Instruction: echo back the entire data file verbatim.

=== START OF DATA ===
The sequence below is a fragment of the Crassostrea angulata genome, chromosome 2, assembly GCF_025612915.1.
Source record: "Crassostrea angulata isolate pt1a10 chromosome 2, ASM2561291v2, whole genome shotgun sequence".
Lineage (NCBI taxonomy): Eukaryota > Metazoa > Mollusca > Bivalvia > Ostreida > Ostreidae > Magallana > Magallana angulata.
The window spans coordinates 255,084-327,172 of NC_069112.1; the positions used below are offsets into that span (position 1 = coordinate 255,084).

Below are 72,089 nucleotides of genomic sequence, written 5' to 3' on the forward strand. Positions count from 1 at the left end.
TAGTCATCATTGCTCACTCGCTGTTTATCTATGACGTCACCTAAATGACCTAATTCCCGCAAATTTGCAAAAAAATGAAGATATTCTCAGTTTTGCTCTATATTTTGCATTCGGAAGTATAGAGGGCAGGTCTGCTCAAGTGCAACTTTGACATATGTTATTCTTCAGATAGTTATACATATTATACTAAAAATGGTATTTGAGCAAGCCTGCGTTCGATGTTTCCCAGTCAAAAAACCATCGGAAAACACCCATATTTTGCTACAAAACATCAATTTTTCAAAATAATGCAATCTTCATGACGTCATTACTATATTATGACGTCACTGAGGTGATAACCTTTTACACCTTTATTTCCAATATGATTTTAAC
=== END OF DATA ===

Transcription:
The sequence below is a fragment of the Crassostrea angulata genome, chromosome 2, assembly GCF_025612915.1.
Source record: "Crassostrea angulata isolate pt1a10 chromosome 2, ASM2561291v2, whole genome shotgun sequence".
Lineage (NCBI taxonomy): Eukaryota > Metazoa > Mollusca > Bivalvia > Ostreida > Ostreidae > Magallana > Magallana angulata.
The window spans coordinates 255,084-327,172 of NC_069112.1; the positions used below are offsets into that span (position 1 = coordinate 255,084).

Below are 72,089 nucleotides of genomic sequence, written 5' to 3' on the forward strand. Positions count from 1 at the left end.
TAGTCATCATTGCTCACTCGCTGTTTATCTATGACGTCACCTAAATGACCTAATTCCCGCAAATTTGCAAAAAAATGAAGATATTCTCAGTTTTGCTCTATATTTTGCATTCGGAAGTATAGAGGGCAGGTCTGCTCAAGTGCAACTTTGACATATGTTATTCTTCAGATAGTTATACATATTATACTAAAAATGGTATTTGAGCAAGCCTGCGTTCGATGTTTCCCAGTCAAAAAACCATCGGAAAACACCCATATTTTGCTACAAAACATCAATTTTTCAAAATAATGCAATCTTCATGACGTCATTACTATATTATGACGTCACTGAGGTGATAACCTTTTACACCTTTATTTCCAATATGATTTTAAC